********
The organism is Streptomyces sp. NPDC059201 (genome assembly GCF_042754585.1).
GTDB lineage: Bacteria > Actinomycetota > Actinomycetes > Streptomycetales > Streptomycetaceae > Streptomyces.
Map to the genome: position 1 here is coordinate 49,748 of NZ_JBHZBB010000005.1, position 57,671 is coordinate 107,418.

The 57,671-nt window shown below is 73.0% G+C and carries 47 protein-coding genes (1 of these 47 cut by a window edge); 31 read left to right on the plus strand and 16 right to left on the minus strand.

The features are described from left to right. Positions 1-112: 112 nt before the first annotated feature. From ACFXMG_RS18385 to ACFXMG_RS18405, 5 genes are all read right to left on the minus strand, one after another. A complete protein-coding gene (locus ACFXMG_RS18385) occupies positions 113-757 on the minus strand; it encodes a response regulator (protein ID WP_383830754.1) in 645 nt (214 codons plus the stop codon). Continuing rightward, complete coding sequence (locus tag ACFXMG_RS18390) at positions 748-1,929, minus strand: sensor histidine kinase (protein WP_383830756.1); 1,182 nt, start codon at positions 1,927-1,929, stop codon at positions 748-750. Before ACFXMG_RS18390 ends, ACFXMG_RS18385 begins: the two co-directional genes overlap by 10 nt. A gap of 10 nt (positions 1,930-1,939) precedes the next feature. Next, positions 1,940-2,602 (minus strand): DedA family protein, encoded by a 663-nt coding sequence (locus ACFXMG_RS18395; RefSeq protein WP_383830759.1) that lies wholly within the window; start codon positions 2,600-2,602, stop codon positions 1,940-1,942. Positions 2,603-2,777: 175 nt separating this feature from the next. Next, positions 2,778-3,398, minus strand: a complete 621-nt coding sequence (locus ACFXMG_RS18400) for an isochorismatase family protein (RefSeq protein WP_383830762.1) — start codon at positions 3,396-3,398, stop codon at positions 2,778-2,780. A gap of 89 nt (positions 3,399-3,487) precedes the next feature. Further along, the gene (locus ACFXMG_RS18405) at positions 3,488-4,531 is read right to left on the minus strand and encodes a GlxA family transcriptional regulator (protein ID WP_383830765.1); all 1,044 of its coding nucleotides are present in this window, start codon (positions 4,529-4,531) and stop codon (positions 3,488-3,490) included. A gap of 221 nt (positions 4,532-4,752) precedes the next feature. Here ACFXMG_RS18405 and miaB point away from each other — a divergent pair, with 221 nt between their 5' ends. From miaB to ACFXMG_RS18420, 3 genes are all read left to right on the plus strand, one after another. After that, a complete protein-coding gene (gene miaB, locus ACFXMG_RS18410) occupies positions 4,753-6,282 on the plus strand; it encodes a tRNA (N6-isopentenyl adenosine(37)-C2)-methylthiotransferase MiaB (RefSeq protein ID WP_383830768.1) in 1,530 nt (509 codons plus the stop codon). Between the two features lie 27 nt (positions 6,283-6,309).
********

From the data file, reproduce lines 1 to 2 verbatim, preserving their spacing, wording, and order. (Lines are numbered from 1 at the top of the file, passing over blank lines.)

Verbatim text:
The organism is Streptomyces sp. NPDC059201 (genome assembly GCF_042754585.1).
GTDB lineage: Bacteria > Actinomycetota > Actinomycetes > Streptomycetales > Streptomycetaceae > Streptomyces.